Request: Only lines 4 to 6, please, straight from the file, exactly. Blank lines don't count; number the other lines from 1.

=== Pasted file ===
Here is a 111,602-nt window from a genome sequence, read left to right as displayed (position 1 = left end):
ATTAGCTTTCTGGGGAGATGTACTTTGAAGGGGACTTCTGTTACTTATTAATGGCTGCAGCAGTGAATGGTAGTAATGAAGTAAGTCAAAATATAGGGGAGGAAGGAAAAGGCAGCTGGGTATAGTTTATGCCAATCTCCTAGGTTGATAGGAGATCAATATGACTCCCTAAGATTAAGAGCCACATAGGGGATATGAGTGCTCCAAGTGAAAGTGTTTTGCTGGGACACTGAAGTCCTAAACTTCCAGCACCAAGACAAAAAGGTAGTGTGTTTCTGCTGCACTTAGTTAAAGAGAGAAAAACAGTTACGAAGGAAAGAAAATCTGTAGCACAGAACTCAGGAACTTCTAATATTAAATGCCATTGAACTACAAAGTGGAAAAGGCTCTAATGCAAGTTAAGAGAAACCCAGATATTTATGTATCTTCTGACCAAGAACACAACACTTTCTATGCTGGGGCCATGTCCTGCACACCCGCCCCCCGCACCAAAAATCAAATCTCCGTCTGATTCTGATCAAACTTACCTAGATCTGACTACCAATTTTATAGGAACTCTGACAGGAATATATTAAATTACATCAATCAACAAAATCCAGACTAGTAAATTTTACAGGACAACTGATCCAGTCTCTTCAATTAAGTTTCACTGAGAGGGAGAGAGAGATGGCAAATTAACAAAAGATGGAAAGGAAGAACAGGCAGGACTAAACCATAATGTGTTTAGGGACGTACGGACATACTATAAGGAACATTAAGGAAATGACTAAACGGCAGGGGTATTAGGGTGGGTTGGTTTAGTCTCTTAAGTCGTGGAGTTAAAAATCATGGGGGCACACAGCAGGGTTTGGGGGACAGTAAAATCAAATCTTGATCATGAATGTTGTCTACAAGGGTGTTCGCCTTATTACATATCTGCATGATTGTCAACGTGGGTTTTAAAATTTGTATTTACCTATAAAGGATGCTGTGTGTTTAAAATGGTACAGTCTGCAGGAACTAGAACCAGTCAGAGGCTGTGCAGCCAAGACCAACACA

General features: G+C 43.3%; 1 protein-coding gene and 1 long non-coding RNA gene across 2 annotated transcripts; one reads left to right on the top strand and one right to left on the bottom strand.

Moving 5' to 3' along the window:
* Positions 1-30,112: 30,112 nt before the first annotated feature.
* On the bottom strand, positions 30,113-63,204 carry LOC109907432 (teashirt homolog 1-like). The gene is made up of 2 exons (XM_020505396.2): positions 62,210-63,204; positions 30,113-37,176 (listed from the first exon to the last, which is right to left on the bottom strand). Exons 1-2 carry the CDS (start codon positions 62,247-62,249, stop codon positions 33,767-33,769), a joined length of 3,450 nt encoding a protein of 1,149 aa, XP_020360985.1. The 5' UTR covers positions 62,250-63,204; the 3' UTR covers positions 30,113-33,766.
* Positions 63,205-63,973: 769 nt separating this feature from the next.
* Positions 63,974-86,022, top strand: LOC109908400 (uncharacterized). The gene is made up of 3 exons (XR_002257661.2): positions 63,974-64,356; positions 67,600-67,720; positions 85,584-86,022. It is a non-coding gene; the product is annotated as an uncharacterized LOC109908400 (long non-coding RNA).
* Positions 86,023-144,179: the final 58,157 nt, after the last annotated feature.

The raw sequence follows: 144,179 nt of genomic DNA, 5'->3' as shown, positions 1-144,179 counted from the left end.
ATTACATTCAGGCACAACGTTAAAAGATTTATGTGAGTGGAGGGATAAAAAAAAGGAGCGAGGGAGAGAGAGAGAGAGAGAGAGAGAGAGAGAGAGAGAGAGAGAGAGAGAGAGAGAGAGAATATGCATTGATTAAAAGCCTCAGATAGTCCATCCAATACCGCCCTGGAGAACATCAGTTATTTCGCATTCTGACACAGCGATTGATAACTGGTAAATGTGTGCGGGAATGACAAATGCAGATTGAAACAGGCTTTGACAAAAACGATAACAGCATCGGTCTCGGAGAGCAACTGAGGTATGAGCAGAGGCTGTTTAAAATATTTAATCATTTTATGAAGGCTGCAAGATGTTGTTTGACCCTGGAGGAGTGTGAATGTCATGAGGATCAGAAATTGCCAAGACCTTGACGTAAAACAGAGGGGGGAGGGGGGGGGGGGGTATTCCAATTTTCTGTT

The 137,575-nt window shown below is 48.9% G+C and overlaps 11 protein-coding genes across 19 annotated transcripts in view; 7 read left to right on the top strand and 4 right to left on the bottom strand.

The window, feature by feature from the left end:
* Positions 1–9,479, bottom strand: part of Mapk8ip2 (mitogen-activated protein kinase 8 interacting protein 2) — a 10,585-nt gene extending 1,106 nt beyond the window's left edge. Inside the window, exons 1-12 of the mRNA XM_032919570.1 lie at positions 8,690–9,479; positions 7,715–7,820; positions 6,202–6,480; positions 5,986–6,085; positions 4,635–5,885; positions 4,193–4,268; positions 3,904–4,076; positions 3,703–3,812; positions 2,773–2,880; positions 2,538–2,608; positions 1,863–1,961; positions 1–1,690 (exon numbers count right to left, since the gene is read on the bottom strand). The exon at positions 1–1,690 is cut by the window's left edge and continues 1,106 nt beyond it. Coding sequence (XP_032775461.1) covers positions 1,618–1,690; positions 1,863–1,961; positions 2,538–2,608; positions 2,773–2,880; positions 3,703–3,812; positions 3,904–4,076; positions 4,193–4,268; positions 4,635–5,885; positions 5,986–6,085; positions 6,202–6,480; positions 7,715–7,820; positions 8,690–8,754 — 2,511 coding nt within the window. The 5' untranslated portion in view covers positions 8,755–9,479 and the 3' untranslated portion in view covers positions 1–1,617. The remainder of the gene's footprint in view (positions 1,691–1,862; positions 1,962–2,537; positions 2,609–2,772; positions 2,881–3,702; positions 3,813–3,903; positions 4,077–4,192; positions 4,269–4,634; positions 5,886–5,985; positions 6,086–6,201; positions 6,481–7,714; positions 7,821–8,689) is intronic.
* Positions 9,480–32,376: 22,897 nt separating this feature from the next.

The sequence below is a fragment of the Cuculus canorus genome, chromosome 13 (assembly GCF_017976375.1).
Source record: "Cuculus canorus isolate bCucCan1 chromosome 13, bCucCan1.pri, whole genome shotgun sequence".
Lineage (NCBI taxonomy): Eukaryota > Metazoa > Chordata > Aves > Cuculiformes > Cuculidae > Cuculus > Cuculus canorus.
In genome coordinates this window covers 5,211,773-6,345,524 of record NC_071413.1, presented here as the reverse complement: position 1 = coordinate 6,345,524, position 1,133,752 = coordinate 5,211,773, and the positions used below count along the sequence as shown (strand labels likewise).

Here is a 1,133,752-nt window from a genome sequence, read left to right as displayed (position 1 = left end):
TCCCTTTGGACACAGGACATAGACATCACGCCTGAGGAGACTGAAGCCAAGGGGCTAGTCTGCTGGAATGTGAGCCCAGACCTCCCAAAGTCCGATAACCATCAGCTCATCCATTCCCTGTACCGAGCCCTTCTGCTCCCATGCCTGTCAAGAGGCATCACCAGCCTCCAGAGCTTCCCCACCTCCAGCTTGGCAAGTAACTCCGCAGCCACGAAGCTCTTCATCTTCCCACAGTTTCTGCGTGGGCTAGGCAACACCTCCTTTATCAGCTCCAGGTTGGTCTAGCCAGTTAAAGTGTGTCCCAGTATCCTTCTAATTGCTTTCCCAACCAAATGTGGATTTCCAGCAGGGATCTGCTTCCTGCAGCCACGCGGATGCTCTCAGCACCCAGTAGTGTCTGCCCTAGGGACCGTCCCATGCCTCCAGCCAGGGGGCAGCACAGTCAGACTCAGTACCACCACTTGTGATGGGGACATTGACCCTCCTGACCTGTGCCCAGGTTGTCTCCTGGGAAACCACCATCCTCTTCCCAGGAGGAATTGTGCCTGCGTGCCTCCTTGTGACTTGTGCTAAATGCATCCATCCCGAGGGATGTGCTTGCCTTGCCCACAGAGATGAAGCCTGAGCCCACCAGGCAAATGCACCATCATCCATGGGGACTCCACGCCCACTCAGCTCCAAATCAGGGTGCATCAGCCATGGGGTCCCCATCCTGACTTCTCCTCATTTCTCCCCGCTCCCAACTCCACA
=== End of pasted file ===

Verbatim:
Moving 5' to 3' along the window:
* Positions 1-30,112: 30,112 nt before the first annotated feature.
* On the bottom strand, positions 30,113-63,204 carry LOC109907432 (teashirt homolog 1-like). The gene is made up of 2 exons (XM_020505396.2): positions 62,210-63,204; positions 30,113-37,176 (listed from the first exon to the last, which is right to left on the bottom strand). Exons 1-2 carry the CDS (start codon positions 62,247-62,249, stop codon positions 33,767-33,769), a joined length of 3,450 nt encoding a protein of 1,149 aa, XP_020360985.1. The 5' UTR covers positions 62,250-63,204; the 3' UTR covers positions 30,113-33,766.